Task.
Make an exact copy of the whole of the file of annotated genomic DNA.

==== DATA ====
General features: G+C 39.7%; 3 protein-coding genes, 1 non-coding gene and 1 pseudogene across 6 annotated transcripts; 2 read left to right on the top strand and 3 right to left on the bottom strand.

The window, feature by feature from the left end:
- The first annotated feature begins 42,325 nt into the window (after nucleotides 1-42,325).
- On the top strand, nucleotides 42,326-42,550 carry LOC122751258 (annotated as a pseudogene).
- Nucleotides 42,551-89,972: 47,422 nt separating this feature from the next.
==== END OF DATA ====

General features: G+C 39.7%; 3 protein-coding genes, 1 non-coding gene and 1 pseudogene across 6 annotated transcripts; 2 read left to right on the top strand and 3 right to left on the bottom strand.

The window, feature by feature from the left end:
- The first annotated feature begins 42,325 nt into the window (after nucleotides 1-42,325).
- On the top strand, nucleotides 42,326-42,550 carry LOC122751258 (annotated as a pseudogene).
- Nucleotides 42,551-89,972: 47,422 nt separating this feature from the next.